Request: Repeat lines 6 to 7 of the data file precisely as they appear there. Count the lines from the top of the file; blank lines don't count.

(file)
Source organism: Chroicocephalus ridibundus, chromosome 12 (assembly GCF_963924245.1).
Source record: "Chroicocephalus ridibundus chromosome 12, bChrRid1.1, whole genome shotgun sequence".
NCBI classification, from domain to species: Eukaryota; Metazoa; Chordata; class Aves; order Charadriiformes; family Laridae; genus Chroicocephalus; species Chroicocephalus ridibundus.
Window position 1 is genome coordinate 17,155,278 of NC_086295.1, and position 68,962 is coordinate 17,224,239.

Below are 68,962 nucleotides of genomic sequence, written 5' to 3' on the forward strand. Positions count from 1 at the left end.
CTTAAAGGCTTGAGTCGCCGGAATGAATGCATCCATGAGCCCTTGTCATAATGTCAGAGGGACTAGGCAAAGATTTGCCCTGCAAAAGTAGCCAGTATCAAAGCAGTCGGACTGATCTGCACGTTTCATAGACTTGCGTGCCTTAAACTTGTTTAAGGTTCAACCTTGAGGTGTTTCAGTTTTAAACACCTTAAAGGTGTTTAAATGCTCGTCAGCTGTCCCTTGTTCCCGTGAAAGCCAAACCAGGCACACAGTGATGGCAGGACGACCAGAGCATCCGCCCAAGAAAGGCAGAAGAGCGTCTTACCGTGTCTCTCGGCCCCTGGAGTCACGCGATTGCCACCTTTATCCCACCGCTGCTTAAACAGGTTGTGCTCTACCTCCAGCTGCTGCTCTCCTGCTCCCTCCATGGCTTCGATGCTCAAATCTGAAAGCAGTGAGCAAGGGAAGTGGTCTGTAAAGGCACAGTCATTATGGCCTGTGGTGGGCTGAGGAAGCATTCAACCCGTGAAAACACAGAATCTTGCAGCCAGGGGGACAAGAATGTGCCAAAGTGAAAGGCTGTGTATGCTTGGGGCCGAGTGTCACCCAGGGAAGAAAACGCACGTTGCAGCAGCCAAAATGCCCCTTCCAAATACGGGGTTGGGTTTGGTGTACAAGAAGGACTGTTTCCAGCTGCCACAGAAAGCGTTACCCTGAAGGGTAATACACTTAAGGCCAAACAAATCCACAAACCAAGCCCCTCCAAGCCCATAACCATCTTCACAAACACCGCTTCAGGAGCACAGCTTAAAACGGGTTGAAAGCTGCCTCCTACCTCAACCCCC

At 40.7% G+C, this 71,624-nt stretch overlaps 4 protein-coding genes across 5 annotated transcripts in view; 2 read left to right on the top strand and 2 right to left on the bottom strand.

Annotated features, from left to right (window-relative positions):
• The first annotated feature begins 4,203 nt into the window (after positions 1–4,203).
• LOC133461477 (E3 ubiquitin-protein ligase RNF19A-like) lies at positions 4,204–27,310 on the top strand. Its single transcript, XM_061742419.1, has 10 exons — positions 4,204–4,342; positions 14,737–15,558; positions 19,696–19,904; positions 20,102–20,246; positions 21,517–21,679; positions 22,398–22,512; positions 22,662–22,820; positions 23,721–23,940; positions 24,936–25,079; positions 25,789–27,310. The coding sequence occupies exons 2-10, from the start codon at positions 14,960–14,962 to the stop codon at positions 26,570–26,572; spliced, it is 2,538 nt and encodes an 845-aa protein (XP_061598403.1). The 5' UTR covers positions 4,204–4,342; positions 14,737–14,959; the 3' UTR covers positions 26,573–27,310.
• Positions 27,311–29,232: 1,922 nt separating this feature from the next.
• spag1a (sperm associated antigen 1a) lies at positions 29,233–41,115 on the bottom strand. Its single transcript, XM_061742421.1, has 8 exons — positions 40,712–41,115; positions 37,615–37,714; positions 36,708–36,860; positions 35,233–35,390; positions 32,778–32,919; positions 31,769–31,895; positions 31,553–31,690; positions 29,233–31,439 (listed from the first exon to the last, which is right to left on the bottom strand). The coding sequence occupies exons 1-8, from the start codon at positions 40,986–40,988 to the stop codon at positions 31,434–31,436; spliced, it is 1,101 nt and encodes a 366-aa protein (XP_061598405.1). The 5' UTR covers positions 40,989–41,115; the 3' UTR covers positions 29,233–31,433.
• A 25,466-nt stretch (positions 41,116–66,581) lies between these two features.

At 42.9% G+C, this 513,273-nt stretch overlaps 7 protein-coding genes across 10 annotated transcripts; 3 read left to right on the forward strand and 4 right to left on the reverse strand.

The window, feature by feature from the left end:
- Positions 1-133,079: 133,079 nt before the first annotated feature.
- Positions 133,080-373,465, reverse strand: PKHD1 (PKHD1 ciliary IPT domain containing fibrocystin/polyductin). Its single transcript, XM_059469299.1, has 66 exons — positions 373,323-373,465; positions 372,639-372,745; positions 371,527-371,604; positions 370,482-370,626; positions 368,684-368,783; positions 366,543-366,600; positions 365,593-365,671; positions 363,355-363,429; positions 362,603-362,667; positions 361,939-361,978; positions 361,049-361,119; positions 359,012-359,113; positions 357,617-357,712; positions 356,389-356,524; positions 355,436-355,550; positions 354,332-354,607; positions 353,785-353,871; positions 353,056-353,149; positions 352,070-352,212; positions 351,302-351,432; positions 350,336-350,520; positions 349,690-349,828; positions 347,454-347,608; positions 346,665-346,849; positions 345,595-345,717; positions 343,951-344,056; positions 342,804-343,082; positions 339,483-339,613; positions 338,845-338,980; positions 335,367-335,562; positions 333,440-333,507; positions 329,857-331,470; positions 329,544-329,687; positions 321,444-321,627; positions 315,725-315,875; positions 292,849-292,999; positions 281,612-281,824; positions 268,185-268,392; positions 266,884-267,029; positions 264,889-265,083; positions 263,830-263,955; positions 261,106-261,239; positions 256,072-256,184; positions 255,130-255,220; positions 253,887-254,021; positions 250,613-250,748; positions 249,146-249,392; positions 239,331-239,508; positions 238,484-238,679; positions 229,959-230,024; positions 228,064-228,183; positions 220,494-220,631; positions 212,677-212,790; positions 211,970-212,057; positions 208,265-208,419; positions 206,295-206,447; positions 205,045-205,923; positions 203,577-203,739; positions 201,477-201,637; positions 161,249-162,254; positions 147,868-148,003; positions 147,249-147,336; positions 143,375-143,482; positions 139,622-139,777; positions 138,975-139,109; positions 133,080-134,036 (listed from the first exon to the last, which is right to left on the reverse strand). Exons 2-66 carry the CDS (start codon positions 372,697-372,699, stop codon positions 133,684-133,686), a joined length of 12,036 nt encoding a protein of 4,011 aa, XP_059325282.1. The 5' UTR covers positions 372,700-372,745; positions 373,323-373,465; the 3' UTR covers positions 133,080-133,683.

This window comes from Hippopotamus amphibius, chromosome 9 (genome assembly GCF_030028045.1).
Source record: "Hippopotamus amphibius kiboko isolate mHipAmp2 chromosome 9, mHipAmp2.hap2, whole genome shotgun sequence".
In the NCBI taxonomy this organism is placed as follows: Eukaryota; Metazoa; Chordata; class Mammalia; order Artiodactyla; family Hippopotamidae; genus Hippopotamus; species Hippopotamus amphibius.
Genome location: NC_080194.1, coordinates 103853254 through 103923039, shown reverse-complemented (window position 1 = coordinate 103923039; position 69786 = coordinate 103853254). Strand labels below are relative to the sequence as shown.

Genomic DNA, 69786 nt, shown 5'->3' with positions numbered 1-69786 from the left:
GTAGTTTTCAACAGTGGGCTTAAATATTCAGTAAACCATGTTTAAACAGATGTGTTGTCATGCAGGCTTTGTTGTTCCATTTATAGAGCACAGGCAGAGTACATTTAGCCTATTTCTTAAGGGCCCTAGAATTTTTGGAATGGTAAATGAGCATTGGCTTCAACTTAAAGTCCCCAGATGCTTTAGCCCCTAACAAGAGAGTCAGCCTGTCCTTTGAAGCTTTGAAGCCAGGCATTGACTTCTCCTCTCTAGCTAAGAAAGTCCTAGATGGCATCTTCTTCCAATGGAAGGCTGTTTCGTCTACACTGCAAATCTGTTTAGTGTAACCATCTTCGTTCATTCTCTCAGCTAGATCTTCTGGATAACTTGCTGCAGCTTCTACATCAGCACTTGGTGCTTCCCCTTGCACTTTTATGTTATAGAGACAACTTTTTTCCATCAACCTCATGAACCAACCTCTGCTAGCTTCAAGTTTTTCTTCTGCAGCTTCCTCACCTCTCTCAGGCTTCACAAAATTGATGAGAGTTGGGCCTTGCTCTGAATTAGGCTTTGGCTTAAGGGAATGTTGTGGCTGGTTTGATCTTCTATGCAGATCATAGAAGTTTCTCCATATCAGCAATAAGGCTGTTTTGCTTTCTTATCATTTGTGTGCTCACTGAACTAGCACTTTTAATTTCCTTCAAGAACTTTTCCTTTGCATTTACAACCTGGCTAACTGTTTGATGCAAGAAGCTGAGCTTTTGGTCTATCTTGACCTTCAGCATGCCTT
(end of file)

CTTAAAGGCTTGAGTCGCCGGAATGAATGCATCCATGAGCCCTTGTCATAATGTCAGAGGGACTAGGCAAAGATTTGCCCTGCAAAAGTAGCCAGTATCAAAGCAGTCGGACTGATCTGCACGTTTCATAGACTTGCGTGCCTTAAACTTGTTTAAGGTTCAACCTTGAGGTGTTTCAGTTTTAAACACCTTAAAGGTGTTTAAATGCTCGTCAGCTGTCCCTTGTTCCCGTGAAAGCCAAACCAGGCACACAGTGATGGCAGGACGACCAGAGCATCCGCCCAAGAAAGGCAGAAGAGCGTCTTACCGTGTCTCTCGGCCCCTGGAGTCACGCGATTGCCACCTTTATCCCACCGCTGCTTAAACAGGTTGTGCTCTACCTCCAGCTGCTGCTCTCCTGCTCCCTCCATGGCTTCGATGCTCAAATCTGAAAGCAGTGAGCAAGGGAAGTGGTCTGTAAAGGCACAGTCATTATGGCCTGTGGTGGGCTGAGGAAGCATTCAACCCGTGAAAACACAGAATCTTGCAGCCAGGGGGACAAGAATGTGCCAAAGTGAAAGGCTGTGTATGCTTGGGGCCGAGTGTCACCCAGGGAAGAAAACGCACGTTGCAGCAGCCAAAATGCCCCTTCCAAATACGGGGTTGGGTTTGGTGTACAAGAAGGACTGTTTCCAGCTGCCACAGAAAGCGTTACCCTGAAGGGTAATACACTTAAGGCCAAACAAATCCACAAACCAAGCCCCTCCAAGCCCATAACCATCTTCACAAACACCGCTTCAGGAGCACAGCTTAAAACGGGTTGAAAGCTGCCTCCTACCTCAACCCCC

At 40.7% G+C, this 71,624-nt stretch overlaps 4 protein-coding genes across 5 annotated transcripts in view; 2 read left to right on the top strand and 2 right to left on the bottom strand.